Smoking, lack of physical activity and alcohol consumption are among the key lifestyle factors identified in the Government's White Paper as contributing towards poor health and early death [6] and they need to be improved [7]. The latest Scottish Health Survey 2003 (SHS) reported separately the results for men and women [8]. Although, not enough research has been conducted in the field of men's health promotion [9-11].

Tobacco use

Smoking prevalence amongst men in Scotland is around 28% [12]. Approximately 13,000 Scots die every year from smoking-related illness [7,13,14]. The importance attached by the Government to reducing levels of smoking is emphasised by the publication of two White Papers: 'Smoking Kills', which sets out the actions to be taken throughout the UK to reduce smoking, and 'Towards a Healthier Scotland', which focuses on specific targets for Scotland [15]. There is evidence that male smokers are more likely to be heavy drinkers [16].

Alcohol use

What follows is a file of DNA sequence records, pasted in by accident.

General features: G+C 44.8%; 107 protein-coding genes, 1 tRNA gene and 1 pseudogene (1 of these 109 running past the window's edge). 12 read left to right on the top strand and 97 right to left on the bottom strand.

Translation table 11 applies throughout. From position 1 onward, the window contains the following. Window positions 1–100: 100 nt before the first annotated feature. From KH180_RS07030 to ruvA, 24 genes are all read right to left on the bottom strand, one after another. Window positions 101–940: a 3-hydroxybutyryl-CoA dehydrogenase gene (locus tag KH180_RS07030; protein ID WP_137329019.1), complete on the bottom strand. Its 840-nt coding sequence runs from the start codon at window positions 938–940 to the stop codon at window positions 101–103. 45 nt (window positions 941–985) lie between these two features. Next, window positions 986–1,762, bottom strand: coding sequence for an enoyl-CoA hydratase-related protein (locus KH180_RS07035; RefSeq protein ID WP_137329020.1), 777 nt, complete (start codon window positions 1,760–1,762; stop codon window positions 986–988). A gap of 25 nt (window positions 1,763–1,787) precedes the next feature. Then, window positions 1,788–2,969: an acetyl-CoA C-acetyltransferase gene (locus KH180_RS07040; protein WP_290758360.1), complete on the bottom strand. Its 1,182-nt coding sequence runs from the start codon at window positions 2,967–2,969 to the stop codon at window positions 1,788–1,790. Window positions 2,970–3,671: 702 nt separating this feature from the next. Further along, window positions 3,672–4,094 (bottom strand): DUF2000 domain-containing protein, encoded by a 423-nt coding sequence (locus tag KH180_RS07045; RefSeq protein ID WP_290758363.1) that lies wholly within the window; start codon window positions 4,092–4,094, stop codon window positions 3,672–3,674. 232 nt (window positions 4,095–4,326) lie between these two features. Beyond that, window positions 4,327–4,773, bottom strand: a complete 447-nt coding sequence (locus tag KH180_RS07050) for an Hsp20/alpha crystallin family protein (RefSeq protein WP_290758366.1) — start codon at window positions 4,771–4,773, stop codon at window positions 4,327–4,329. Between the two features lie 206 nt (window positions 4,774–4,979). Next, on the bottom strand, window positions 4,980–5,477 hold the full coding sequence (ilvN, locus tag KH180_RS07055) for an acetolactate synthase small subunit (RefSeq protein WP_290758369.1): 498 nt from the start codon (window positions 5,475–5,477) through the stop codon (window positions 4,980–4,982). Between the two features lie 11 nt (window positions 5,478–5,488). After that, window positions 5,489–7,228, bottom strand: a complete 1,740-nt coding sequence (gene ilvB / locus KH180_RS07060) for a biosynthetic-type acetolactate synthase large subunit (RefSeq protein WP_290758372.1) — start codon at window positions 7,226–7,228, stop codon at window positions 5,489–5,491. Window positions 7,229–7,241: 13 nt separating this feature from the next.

Alcohol consumption contributes to a wide range of health and social problems, including liver cirrhosis, pancreatitis, cancer, suicide, accidents, and antisocial behaviours [17]. However, alcohol consumption is an established part of Scottish culture, with 27% of men reported usual alcohol consumption in excess of the recommended limit of 21 units per week (a unit refers to half a pint of normal strength beer, a small glass of wine, or a single measure of spirits) [6]. In terms of daily consumption, regular drinking of 4 or more units a day for men is likely to result in increasing health risk and is not advised [6]. There is no significant health risk for adults who regularly consume less than these amounts, though official advice also includes two alcohol-free days a week [6]. Although there is no standard definition of 'binge' drinking it is typically defined as drinking more than double the recommended daily limit on any one day. The Scottish Executive's 'Plan for action on alcohol' stated clearly its overall purpose such as to reduce alcohol-related harm in Scotland [6].